, of 110 species (>80 genera) (Sakai and Engelmann, 2007) Such t

, of 110 species (>80 genera) (Sakai and Engelmann, 2007). Such techniques are now being applied on a large scale; for example, to protect the potato collection at the International Potato Center, Peru and the banana and plantain collection in the Laboratory of Tropical Crop Improvement, Catholic University of Leuven, Belgium. Some examples of the tree species cryopreserved

by vitrification methods are given in Table 3. Most of the species are of interest to commercial forestry or are valuable fruit trees. Vitrification of the intracellular constituents during cooling can be achieved by partial drying of the sample in air; for example, the embryos or embryonic GSK3 inhibitor axes of five species of citrus cryopreserved after desiccation to c. 12% MC (Malik et al., 2012). In this example, longevity of the partially-dried embryos at −20 °C was limited to a few months NLG919 clinical trial only, whilst the cryopreserved samples were reported to retain high levels of viability after 6–8 years. There remain species-specific and specimen-specific subtleties in successful embryo cryopreservation, as a result of differing physiological states, intraspecific genetic variation, morphological variation from the shoot to root poles, and large differences in chemical composition and visco-elastic properties. Necessary adjustments to the methods

relate to the pre-culture phase, exposure to loading solution prior to PVS treatment, and the unloading phase. Consequently, there has been a determination to devise and apply generic methods. Two such methods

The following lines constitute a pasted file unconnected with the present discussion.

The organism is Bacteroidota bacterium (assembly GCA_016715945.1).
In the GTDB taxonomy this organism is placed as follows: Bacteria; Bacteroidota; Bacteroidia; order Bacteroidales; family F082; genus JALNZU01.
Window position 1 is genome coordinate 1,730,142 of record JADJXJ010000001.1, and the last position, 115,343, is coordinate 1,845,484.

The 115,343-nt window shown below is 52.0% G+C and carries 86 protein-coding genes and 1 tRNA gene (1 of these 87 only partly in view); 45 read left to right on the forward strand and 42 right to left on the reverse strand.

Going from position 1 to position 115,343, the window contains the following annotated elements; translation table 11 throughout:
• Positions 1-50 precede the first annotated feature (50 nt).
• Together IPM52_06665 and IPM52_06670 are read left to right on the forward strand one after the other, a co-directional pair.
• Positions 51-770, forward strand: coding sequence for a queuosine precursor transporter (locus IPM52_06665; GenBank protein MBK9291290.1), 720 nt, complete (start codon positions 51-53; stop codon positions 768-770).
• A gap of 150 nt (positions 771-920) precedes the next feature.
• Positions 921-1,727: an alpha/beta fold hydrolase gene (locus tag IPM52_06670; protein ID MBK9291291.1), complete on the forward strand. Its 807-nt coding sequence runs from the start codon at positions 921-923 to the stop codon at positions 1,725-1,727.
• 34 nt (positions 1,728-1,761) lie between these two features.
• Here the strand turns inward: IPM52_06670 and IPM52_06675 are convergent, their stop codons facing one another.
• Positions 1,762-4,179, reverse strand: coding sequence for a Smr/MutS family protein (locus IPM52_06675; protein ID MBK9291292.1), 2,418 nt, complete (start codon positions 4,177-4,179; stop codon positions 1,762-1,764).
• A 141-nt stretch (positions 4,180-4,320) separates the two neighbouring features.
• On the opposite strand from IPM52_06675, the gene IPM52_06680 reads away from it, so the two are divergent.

are cathodic amelioration and vacuum-infiltration vitrification (VIV) cryopreservation. Innovations around in vitro storage technology are covered elsewhere in the literature ( FAO, 2013). Cathodic amelioration aims to counteract the reactive oxygen species produced during cryopreservative Fossariinae procedures; for example, both excision and dehydration of recalcitrant seed axes of Castanea sativa (sweet chestnut) are known to trigger the production of superoxide radicals ( Roach et al., 2008). Improved cryopreservation success (promoting shoot development) has been achieved through the immersion of axes of Strychnos gerrardii (coast monkey-orange) in cathodic water after cryopreservation ( Berjak et al., 2011). The strongly reducing, high pH cathodic water is produced by electrolysis of a solution containing calcium and magnesium chloride. Vacuum infiltration vitrification (VIV) cryopreservation seeks to increase the uniformity of PVS penetration into plant embryos that vary in permeability due to differences in tissue mass, morphology, hydrophobicity and visco-elasticity (Nadarajan and Pritchard, 2014). Such variability in tissue properties has previously demanded empirical determinations of PVS exposure times, to balance the benefits of tissue dehydration whilst avoiding excessive chemical toxicity.

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